Insulin and IGF-1 receptors transmembrane domain dimers: structure prediction and possible role in activation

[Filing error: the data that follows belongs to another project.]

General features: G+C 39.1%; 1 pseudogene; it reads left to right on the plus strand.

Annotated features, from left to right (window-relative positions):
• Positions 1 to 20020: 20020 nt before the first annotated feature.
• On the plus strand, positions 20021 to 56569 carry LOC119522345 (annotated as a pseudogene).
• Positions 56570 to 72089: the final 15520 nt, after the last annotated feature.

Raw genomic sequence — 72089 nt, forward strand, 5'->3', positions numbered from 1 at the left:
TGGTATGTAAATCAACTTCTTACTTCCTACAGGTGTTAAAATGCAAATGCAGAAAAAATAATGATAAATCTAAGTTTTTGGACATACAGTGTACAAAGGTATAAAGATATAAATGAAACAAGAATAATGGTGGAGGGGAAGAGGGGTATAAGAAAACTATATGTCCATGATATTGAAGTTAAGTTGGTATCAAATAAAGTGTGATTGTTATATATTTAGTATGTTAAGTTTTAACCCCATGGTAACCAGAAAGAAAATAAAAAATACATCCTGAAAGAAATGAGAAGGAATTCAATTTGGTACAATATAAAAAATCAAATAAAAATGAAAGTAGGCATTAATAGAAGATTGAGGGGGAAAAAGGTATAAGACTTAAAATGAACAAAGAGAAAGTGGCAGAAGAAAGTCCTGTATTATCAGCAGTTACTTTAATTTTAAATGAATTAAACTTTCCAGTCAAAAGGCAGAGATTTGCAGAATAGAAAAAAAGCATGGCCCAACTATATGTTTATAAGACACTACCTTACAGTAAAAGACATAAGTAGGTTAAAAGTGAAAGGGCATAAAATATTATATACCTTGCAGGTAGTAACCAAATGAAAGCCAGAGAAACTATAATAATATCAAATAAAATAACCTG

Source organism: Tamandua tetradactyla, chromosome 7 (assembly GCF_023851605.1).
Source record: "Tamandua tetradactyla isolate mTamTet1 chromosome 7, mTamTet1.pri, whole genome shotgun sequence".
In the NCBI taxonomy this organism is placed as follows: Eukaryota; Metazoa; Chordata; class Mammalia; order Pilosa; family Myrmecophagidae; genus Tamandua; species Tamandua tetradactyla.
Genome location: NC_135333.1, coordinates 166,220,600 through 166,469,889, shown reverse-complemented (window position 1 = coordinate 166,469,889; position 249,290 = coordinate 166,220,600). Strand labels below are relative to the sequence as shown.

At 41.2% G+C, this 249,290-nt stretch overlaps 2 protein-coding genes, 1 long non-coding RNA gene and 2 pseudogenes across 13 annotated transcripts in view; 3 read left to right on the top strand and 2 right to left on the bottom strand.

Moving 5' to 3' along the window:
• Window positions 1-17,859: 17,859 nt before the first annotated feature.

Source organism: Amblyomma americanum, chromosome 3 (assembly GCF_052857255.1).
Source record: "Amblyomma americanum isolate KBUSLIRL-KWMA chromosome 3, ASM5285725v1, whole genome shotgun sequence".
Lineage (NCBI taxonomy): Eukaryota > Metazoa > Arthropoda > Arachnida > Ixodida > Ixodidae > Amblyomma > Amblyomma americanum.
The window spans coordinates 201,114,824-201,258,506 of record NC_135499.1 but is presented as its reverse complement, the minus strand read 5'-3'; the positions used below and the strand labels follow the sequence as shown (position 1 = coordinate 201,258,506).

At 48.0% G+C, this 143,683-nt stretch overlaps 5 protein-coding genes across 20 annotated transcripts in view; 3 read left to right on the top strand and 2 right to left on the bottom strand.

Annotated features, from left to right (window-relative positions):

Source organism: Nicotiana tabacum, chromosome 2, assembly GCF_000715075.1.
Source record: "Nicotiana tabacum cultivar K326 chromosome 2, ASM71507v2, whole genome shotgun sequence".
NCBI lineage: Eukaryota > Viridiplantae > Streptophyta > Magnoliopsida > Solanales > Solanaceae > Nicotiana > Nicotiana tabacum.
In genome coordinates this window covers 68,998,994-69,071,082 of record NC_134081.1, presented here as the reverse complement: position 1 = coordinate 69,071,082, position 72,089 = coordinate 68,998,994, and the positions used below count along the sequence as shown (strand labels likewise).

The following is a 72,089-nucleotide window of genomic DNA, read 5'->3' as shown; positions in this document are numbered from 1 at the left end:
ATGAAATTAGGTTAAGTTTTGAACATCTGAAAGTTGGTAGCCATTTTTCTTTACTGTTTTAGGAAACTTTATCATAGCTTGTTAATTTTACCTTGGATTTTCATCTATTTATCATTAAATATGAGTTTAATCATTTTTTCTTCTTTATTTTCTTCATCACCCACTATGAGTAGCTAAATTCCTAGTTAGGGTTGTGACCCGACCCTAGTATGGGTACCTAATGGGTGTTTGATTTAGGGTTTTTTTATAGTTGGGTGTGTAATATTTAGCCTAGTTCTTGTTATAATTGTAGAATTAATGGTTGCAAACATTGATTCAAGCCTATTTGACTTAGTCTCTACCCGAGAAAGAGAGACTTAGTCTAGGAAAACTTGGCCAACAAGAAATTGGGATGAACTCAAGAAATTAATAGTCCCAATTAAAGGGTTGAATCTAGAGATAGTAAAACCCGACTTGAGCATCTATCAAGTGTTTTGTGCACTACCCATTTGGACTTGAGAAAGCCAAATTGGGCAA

The receptor tyrosine kinase (RTK) superfamily comprises many different cell-surface receptors having similar membrane organization and function with signal transduction occuring in the dimeric state. Insulin receptor (IR) and type 1 insulin-like growth factor receptor (IGF1R) differ from other RTKs being constitutively homodimeric transmembrane glycoproteins, and molecular mechanisms of their activation still remain elusive. Current hypothesis suggests ligand-triggered structural changes in the extracellular domain followed by transmembrane (TM) domains closure and dimerization leading to kinase activity in intracellular segments of the receptor. Using experimental data as constraints, we proposed several atomistic models of dimeric states of IR and IGF-1R TM domains. Molecular dynamics simulations of IR ectodomain revealed noticeable collective movements potentially responsible for closure of its C-termini corresponding to spatial approaching of the following TM helices. Also, we demonstrated that the juxtamembrane part of the IR does not impose strong restrictions on the positioning of TM helices. Finally, we utilized two independent structure prediction methods to generate a series of TM dimer conformations followed by cluster analysis and dimerization free energy estimation to select the best dimer models. Biological relevance of the later was further tested via comparison of the hydrophobic organization of TM helices for both wild-type receptors and two their mutants. Based on these data, the role of several TM segments from other proteins in activation of IR and/or IGF-1R was explained. The elaborated models can be used for rational design of new factors modulating insulin signaling.